By Mary Kadlec
DCCC alumnus and paramedic Kevin Bundy, 33, died April 12 after testing positive for COVID-19.
Bundy, who received his A.A.A. Degree in Paramedic – Advanced Life Support from Delaware County Community College in 2016, worked full time for Mercy Fitzgerald Hospital and part time for Crozer-Chester Hospital.
Bundy’s last shift was April 1 after which he became ill and was hospitalized at Mercy Fitzgerald Hospital on April 7.
“We are heartbroken over the loss of Kevin Bundy, a valued member of our paramedic team and the Mercy Fitzgerald family,” Mercy Catholic Medical Center President Chris Cullom told the Delaware County Daily Times. “Kevin’s commitment to service and to his community, especially during these unimaginably trying times, is an inspiration to us all. Our hearts and prayers are with his family and his Mercy family.”
After receiving the news, DCCC President Dr. L. Joy Gates Black sent a letter alerting the college community.
“After graduating from the Delaware County Community College and starting his career, Kevin came back to the College to talk to new students studying to go into the paramedic profession,” Gates Black said. “I am sure that all of us will keep Kevin and his family in our prayers and we will always remember Kevin as one of the many selfless heroes who put the needs of others before all else.”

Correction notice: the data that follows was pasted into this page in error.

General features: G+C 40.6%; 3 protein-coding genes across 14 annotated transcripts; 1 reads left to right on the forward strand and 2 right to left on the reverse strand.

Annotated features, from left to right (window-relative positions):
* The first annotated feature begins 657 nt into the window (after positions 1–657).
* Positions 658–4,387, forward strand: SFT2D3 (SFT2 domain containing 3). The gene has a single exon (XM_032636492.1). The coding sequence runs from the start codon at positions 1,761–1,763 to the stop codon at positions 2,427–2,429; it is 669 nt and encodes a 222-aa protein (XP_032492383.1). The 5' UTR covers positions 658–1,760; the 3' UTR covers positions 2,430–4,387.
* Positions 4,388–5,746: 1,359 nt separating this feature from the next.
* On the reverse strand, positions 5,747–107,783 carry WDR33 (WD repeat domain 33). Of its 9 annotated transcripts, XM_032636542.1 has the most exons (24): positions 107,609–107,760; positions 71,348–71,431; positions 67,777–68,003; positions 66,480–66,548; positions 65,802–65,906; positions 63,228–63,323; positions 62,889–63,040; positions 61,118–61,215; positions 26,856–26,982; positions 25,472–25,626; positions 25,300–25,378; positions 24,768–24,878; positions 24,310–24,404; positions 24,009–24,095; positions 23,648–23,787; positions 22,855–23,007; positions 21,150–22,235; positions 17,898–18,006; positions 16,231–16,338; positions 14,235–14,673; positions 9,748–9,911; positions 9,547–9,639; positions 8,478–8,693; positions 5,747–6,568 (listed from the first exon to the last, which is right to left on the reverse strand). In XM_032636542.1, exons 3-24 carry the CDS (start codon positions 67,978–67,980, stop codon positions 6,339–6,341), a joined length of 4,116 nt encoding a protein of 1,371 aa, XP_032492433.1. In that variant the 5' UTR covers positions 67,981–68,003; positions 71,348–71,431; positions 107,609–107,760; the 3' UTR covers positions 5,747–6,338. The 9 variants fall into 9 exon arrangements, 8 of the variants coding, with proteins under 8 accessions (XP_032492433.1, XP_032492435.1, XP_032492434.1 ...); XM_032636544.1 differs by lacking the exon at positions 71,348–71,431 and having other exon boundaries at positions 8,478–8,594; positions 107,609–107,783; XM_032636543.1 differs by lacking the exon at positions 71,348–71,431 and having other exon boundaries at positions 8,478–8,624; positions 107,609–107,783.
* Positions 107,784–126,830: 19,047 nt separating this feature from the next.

Elaine Karr Remington, DCCC’s director of Emergency Services Education, recalled how receptive Bundy was to her recommended strategies for improving his study skills when he first began attending classes at DCCC. “I don’t think he watched TV for the rest of his time at DCCC,” Remington said. “He was born to be a paramedic!”
Paramedic program adjunct professor Bruce Egan remembers Bundy as a student who “worked extremely hard to obtain his personal and academic goals.”
“Kevin was well-liked by his classmates and professors and represented the paramedic program and Delaware County Community College with honor and dignity,” Egan added.
“His easy-going personality and never-ending smile were his trademarks,” Remington said. “But underneath that, Kev was a man who worked to constantly learn, improve his skills and better himself as a paramedic.”
“Every one that knew him said he had a great sense of humor, was jovial, and cared,” Delaware County’s Department of Emergency Services Director Tim Boyce told Channel 6 Action News.
According to various news sources, Emergency Services officials are working to classify his passing as a line-of-duty death.
Like all of Bundy’s coworkers, supervisors and former DCCC instructors, Remington said she is having a difficult time processing Bundy’s death. “We hear a lot about how instructors make a difference in a student’s life, but in this case, I can honestly say that Kevin Bundy made a big impact in my life,” she explained. “I watched him come alive as he learned how to become a paramedic, unlike any other student in my teaching career. His transformation from start to finish was amazing. I couldn’t be more proud to be a part of that process, along with many other instructors. Kevin leaves behind many broken hearts in his EMS family. But we know he’ll be watching from above and keeping us safe.”
Contact Mary Kadlec at firstname.lastname@example.org